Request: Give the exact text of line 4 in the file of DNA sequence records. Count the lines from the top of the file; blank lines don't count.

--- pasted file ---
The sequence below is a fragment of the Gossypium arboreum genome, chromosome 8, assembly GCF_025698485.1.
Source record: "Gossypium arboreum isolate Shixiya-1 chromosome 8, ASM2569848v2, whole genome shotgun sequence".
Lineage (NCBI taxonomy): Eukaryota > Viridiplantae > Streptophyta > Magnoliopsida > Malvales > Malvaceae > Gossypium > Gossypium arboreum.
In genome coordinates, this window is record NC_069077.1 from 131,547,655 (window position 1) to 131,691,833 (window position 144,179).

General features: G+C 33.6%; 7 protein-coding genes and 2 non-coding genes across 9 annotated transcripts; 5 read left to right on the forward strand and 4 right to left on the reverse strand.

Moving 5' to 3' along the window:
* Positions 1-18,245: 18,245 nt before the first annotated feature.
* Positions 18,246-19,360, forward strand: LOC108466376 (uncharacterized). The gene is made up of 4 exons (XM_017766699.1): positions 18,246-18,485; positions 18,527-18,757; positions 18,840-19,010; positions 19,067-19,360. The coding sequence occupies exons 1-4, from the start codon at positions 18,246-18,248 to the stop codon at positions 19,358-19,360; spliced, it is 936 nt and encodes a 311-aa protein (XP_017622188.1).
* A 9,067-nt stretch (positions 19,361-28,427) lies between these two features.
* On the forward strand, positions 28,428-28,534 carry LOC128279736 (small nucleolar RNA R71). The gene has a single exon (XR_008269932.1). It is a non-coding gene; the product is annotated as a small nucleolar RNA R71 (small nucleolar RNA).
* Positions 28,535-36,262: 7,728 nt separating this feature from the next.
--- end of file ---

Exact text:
In genome coordinates, this window is record NC_069077.1 from 131,547,655 (window position 1) to 131,691,833 (window position 144,179).